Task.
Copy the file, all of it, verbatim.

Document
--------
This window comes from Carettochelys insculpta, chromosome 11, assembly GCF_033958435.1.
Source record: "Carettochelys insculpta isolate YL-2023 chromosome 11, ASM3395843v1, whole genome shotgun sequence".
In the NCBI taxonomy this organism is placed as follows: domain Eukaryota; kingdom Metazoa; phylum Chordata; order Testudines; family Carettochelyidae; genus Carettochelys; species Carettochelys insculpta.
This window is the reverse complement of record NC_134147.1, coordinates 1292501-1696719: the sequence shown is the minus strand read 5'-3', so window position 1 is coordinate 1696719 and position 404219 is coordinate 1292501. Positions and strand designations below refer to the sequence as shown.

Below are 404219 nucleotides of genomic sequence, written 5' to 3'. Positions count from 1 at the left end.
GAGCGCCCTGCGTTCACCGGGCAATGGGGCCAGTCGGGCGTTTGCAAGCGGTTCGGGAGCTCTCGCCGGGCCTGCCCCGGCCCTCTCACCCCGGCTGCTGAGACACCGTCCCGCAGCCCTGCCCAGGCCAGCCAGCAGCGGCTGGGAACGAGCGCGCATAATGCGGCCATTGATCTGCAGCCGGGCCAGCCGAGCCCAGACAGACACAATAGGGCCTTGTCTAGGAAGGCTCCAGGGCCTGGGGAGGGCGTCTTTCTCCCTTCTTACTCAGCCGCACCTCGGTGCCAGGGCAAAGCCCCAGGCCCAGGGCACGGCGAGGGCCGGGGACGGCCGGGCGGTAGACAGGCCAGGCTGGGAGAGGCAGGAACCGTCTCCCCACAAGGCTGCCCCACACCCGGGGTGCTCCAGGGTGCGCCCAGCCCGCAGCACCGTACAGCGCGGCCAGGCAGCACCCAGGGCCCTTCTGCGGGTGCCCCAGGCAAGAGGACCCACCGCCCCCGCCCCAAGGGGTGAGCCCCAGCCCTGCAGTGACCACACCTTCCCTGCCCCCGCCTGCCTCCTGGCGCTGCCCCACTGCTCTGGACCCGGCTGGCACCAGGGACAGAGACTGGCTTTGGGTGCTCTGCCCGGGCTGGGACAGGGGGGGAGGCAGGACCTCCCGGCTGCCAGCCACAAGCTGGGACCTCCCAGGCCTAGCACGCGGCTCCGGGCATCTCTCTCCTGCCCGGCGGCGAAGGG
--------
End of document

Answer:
This window comes from Carettochelys insculpta, chromosome 11, assembly GCF_033958435.1.
Source record: "Carettochelys insculpta isolate YL-2023 chromosome 11, ASM3395843v1, whole genome shotgun sequence".
In the NCBI taxonomy this organism is placed as follows: domain Eukaryota; kingdom Metazoa; phylum Chordata; order Testudines; family Carettochelyidae; genus Carettochelys; species Carettochelys insculpta.
This window is the reverse complement of record NC_134147.1, coordinates 1292501-1696719: the sequence shown is the minus strand read 5'-3', so window position 1 is coordinate 1696719 and position 404219 is coordinate 1292501. Positions and strand designations below refer to the sequence as shown.

Below are 404219 nucleotides of genomic sequence, written 5' to 3'. Positions count from 1 at the left end.
GAGCGCCCTGCGTTCACCGGGCAATGGGGCCAGTCGGGCGTTTGCAAGCGGTTCGGGAGCTCTCGCCGGGCCTGCCCCGGCCCTCTCACCCCGGCTGCTGAGACACCGTCCCGCAGCCCTGCCCAGGCCAGCCAGCAGCGGCTGGGAACGAGCGCGCATAATGCGGCCATTGATCTGCAGCCGGGCCAGCCGAGCCCAGACAGACACAATAGGGCCTTGTCTAGGAAGGCTCCAGGGCCTGGGGAGGGCGTCTTTCTCCCTTCTTACTCAGCCGCACCTCGGTGCCAGGGCAAAGCCCCAGGCCCAGGGCACGGCGAGGGCCGGGGACGGCCGGGCGGTAGACAGGCCAGGCTGGGAGAGGCAGGAACCGTCTCCCCACAAGGCTGCCCCACACCCGGGGTGCTCCAGGGTGCGCCCAGCCCGCAGCACCGTACAGCGCGGCCAGGCAGCACCCAGGGCCCTTCTGCGGGTGCCCCAGGCAAGAGGACCCACCGCCCCCGCCCCAAGGGGTGAGCCCCAGCCCTGCAGTGACCACACCTTCCCTGCCCCCGCCTGCCTCCTGGCGCTGCCCCACTGCTCTGGACCCGGCTGGCACCAGGGACAGAGACTGGCTTTGGGTGCTCTGCCCGGGCTGGGACAGGGGGGGAGGCAGGACCTCCCGGCTGCCAGCCACAAGCTGGGACCTCCCAGGCCTAGCACGCGGCTCCGGGCATCTCTCTCCTGCCCGGCGGCGAAGGG